Let It Go: The Ins and Outs of Selling, Buying and Donating Kids Items in Honolulu

All you need to know about selling or donating your child’s old things. Plus, money-saving shopping ideas.


Editor’s Note: This story was first published in 2015 in HONOLULU Family magazine and updated in 2020.


Toys on a gravel background

Photos: Thinkstock


The first time I sold my daughter’s baby clothes to a kids resale shop, I sat in the parking lot afterward and cried—out of regret and sadness. Clearly, my post-partum self wasn’t ready to part with a little dress symbolizing the end of her babyhood. “Letting go” eventually became easier as I learned how to sell and donate items she no longer needed and shop for bargains. Dozens of helpful moms also taught me their tricks of the trade. Here are their money-saving tips.


For Sellers: Learn the Rules


For the simplest way to sell everything from clothing to toys anytime, resale shops let you drop and go. Familiarize yourself with store rules and policies before you stop by.


Keiki2Keiki, for example, only buys on certain days of the week and requires that clothes be neatly folded. Caterkids buys items days when it is open but only accepts one bag of clothes per seller. Rhea Lana’s, a consignment event, encourages its sellers to use its online program to price and track items.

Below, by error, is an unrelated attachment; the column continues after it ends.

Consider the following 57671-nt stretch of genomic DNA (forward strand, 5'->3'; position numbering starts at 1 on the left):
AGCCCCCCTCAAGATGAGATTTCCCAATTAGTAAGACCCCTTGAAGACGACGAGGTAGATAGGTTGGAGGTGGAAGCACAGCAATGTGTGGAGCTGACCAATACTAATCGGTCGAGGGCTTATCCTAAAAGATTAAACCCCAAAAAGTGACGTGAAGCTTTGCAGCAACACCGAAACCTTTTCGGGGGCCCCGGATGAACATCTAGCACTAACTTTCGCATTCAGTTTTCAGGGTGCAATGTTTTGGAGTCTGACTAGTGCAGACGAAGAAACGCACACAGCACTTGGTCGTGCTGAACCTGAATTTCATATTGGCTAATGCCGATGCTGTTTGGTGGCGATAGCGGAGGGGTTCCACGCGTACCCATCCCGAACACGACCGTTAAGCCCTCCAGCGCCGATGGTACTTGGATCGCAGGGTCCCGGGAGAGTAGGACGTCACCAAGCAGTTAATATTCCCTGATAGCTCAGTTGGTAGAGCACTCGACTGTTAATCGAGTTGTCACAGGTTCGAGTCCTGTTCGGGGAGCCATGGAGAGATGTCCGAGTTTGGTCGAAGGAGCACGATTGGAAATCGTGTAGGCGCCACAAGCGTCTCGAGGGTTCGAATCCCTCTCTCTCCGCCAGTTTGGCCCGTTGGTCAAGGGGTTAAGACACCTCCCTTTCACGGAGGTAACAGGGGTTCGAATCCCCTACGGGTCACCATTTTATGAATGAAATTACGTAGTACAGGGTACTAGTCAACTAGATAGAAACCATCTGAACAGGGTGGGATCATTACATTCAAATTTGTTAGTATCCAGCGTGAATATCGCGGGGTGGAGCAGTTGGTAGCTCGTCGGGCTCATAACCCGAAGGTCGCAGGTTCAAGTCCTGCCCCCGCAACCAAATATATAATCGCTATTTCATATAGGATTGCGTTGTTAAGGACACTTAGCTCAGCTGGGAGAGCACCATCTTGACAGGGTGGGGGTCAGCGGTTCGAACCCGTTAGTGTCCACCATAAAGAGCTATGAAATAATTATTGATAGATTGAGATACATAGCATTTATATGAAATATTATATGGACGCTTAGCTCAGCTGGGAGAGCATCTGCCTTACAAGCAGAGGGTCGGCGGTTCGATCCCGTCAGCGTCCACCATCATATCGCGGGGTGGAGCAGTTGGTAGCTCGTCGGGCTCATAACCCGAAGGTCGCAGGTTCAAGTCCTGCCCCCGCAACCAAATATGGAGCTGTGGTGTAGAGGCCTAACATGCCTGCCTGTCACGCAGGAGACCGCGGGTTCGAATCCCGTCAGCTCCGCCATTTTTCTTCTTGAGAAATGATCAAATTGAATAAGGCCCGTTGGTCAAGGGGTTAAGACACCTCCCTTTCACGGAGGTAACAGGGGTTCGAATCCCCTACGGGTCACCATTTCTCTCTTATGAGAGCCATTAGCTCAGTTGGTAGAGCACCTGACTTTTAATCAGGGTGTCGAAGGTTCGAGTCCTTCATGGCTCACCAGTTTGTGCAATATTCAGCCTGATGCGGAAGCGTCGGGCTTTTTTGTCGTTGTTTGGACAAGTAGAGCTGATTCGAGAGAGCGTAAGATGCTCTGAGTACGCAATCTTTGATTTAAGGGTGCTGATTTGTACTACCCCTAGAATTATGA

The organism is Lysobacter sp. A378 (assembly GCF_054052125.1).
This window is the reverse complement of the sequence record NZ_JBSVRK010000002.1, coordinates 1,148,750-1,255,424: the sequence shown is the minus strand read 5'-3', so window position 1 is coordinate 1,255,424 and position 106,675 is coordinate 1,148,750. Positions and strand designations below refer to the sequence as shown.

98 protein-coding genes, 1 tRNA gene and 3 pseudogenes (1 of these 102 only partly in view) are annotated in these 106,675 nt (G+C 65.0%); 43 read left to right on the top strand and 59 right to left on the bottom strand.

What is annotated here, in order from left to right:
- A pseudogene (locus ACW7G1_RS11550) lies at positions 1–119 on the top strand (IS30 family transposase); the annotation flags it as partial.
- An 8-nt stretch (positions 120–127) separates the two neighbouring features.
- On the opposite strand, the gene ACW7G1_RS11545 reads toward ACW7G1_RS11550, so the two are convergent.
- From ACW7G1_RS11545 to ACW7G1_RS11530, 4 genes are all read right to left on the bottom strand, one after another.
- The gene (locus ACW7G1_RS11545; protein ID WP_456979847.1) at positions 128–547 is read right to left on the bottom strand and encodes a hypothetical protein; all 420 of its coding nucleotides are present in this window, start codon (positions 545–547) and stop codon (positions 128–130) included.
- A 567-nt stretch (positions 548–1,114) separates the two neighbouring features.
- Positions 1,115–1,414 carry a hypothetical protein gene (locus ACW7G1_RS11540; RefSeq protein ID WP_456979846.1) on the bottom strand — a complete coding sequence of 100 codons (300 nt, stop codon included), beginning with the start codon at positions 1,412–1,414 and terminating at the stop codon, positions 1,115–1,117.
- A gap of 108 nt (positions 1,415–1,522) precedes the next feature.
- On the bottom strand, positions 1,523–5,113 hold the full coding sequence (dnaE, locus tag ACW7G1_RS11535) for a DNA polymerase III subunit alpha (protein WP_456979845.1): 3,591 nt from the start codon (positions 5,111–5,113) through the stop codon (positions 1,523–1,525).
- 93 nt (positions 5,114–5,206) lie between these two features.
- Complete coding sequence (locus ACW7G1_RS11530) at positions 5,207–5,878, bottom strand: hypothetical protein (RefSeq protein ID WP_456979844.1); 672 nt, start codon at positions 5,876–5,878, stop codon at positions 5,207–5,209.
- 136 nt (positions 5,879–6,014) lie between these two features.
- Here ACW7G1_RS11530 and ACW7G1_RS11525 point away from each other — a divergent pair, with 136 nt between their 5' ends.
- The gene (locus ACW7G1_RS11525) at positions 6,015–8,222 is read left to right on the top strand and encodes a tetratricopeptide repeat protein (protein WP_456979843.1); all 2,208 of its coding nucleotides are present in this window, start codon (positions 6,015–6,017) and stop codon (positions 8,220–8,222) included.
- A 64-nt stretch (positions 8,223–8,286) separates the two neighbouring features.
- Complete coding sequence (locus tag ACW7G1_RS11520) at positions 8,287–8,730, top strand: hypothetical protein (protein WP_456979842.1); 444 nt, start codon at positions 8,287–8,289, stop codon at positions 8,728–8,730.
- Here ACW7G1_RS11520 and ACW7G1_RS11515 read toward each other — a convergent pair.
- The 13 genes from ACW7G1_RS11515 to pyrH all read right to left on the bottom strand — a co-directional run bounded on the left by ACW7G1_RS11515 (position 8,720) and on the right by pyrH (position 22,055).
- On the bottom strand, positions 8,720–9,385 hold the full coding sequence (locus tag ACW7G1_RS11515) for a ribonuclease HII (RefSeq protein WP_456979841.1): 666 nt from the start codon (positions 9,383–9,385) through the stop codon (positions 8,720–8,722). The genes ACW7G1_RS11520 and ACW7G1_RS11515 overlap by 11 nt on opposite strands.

If you’re looking for used cribs and car seats, you won’t find any at Keiki2Keiki, Caterkids or thrift shops, due to ongoing recalls. If you do find and decide to use second-hand car seats and cribs, check for current safety alerts from the Consumer Product Safety Commission, cpsc.gov, and the National Highway Traffic Safety Administration, bit.ly/CarSeatRecalls.


Used books, CDs and DVDs are usually the most difficult to sell. Used-media store Book Off has two locations on O‘ahu and only accepts items in above-average condition. You are paid in cash.


To clean toys, soak in a mixture of one gallon of water and one tablespoon of bleach; or wipe down with rubbing alcohol or a disinfectant, such as Lysol or Clorox wipes.


For Buyers: Avoid malls and boutiques


The money-savvy parents that I personally know shop for clothes and toys at Goodwill and Savers, and frequent Craigslist and Facebook for baby gear and larger items.


Tialei Scanlan, mother of a 2-year-old daughter and 4-year-old son, is one of those parents.


“At Goodwill, I would rather buy five pairs of shoes for $20 instead of one for $20,” says Scanlan, a certified public accountant and college accounting instructor. “My kids love to splash in puddles, trample through dirt, drag their feet, ruining the edges of their shoes and, oftentimes, we lose shoes.”